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NCGA Recommends Greater Focus On Early Childhood Learning For Predominantly Disadvantaged School Districts

Elizabeth Yelverton | NCASA Legal Affairs & Policy Manager

Legislative staff from the State Program Evaluation Division (PED) released a report on Monday recommending the State focus more on early childhood learning in order to raise achievement in predominantly disadvantaged school districts. The report was created and shared with members of the Joint Legislative Program Evaluation Oversight Committee (JLEOC) as a result of a 2018 Work Plan directing PED to identify at least 10 high-performing school districts with predominantly economically disadvantaged student populations and explore the reasons for their success. In its findings, PED recognized that it was “highly uncommon” for students in poorer school districts to demonstrate average or better performance on standardized tests; however, out of those districts that are demonstrating higher performance, most are already performing well by the third grade. As a result, PED found that students in poorer school districts were likely to be more academically successful when they were provided with more early childhood education opportunities. PED recommended the General Assembly should:

  1. Require low-performing school districts to include an early childhood improvement plan as a component of their required plans for improvement; and
  2. Require an assessment of early childhood learning as part of the Department of Public Instruction’s comprehensive needs assessment process for school districts.

The 2018 Work Plan of the Joint Legislative Program Evaluation Oversight Committee directed PED to identify at least 10 high-performing American school systems with predominantly economically disadvantaged students and compare the systems on several variables. The evaluation’s charge directed PED to explore the reasons behind the better outcomes achieved by these systems and report on any common best practices applicable to North Carolina.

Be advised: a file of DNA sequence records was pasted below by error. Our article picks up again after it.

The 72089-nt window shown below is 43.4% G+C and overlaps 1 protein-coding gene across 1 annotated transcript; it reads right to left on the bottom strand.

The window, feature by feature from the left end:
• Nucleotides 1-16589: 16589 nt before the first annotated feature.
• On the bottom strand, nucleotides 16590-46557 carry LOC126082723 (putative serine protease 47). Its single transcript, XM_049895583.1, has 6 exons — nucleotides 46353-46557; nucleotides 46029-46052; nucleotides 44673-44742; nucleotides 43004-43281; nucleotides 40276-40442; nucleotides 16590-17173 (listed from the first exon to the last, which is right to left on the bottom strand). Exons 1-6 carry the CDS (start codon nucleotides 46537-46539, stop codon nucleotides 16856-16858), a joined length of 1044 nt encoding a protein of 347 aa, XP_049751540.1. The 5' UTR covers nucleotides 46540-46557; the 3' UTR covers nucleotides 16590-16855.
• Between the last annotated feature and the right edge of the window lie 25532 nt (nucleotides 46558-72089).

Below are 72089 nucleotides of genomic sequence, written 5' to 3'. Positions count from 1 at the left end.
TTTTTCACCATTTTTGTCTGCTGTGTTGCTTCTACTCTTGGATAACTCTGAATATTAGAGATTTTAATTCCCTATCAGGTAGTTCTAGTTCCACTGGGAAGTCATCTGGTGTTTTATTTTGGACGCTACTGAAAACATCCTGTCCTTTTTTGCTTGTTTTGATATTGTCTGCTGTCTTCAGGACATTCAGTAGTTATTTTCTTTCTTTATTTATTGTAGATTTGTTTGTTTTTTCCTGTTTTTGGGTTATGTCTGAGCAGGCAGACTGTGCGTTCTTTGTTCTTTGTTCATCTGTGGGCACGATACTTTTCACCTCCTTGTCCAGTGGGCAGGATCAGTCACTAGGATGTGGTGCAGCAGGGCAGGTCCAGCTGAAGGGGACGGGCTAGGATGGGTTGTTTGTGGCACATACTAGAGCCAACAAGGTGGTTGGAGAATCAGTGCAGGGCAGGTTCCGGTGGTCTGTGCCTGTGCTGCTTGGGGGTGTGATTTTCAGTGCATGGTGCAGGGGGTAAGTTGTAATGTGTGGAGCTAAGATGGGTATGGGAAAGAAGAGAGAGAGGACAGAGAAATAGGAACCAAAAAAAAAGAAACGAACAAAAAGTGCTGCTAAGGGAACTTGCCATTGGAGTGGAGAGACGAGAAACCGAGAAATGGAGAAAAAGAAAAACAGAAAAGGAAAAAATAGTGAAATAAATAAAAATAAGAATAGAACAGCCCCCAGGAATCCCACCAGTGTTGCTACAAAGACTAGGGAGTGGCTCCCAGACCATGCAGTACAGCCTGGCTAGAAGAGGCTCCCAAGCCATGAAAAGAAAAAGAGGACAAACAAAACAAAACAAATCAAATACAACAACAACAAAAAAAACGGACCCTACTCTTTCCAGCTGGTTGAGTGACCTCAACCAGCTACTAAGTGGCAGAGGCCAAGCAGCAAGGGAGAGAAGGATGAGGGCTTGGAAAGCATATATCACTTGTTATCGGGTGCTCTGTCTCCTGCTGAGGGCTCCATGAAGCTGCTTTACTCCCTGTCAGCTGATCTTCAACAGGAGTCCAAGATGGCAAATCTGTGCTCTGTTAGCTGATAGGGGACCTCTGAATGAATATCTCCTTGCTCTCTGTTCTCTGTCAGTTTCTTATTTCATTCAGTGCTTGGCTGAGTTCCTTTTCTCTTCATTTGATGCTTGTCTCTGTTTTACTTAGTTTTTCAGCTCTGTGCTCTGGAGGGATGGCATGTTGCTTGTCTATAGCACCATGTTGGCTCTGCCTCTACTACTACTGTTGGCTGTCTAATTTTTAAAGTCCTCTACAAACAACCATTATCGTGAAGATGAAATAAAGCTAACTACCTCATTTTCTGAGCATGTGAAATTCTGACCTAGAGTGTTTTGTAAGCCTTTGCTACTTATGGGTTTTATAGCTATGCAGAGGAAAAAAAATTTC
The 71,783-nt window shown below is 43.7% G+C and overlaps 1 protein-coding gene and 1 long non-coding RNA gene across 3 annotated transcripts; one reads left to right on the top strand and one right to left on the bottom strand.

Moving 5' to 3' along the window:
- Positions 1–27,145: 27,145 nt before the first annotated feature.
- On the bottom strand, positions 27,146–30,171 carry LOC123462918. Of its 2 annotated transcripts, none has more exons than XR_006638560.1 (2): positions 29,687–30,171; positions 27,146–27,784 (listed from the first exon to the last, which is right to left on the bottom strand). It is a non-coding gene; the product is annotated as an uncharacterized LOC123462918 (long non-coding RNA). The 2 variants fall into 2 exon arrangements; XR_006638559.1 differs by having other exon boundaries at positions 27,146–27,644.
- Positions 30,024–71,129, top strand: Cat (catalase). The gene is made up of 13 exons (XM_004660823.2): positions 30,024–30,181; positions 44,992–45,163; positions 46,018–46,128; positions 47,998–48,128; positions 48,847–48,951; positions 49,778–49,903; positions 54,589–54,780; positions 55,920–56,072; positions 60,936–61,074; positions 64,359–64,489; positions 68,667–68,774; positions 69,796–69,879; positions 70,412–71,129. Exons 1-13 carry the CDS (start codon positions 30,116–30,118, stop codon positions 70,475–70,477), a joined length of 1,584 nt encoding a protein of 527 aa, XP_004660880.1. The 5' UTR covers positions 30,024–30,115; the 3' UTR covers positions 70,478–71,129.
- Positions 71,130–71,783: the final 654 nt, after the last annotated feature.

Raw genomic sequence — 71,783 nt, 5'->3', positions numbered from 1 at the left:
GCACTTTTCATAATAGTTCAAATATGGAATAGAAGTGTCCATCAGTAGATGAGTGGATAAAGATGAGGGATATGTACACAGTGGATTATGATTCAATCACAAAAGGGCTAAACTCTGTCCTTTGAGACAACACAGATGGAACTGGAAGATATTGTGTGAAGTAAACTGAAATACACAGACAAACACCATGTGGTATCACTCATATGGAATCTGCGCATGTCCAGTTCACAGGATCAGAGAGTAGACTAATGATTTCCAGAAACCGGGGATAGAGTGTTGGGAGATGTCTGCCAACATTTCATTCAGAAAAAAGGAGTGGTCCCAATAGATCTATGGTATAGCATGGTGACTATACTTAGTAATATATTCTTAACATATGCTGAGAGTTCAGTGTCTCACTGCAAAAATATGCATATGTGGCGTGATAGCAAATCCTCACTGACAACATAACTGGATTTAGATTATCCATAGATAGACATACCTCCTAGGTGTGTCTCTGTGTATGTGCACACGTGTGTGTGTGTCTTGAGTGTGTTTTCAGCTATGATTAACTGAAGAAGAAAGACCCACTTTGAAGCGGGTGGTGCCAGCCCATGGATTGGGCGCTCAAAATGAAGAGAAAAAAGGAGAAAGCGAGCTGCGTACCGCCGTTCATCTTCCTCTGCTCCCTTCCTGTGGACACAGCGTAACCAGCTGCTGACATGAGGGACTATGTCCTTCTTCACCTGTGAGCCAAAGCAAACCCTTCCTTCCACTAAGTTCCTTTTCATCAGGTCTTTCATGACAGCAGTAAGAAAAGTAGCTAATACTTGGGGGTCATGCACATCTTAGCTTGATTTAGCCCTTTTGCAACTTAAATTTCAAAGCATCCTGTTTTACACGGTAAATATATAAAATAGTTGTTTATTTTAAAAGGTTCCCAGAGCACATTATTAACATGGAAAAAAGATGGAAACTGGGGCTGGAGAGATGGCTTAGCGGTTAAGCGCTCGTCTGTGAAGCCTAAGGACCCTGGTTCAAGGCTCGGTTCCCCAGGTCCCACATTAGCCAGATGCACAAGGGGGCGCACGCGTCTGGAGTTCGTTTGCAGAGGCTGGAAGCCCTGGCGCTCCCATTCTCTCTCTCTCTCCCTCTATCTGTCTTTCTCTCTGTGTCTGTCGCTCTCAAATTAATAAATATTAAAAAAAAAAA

The PED based its findings on a case study of 12 school districts, utilizing data from the Stanford Education Data Archive (SEDA), which has compiled approximately 300 million standardized test scores for grades 3-8 from 2009-2015. PED noted 18% of districts in the national dataset were identified as “disadvantaged,” with only 5% of that group performing at grade level or higher. In comparison, PED found 39% of school districts in North Carolina were disadvantaged, with 16% of those school districts performing at grade level or higher. PED found all 12 case study districts provided some form of Pre-K, with certain districts expending significant resources on early education.

In addition to finding a correlation between early education and overall student performance, PED also found positive results in schools with higher-quality teachers and strong school administrators. The report states all of the case study districts had local school boards that focused primarily on policy and academic achievement, rather than the day-to-day administration of the schools. In its findings presentation, PED staff noted, “If school boards get too involved in micromanaging the district, they can impede the ability of superintendents and principals to create successful learning environments.” Case study districts also emphasized “hiring strong principals with in-depth instructional knowledge” while providing them with autonomy to lead their schools.

The North Carolina Association of School Administrators (NCASA) would like to thank legislative staff for their efforts in preparing this insightful report, which mirrors our own legislative priority of increasing Pre-K availability throughout the State. NCASA urges JLEOC members to approve of the recommendations contained in the PED report during its next meeting on June 10.


Elizabeth Yelverton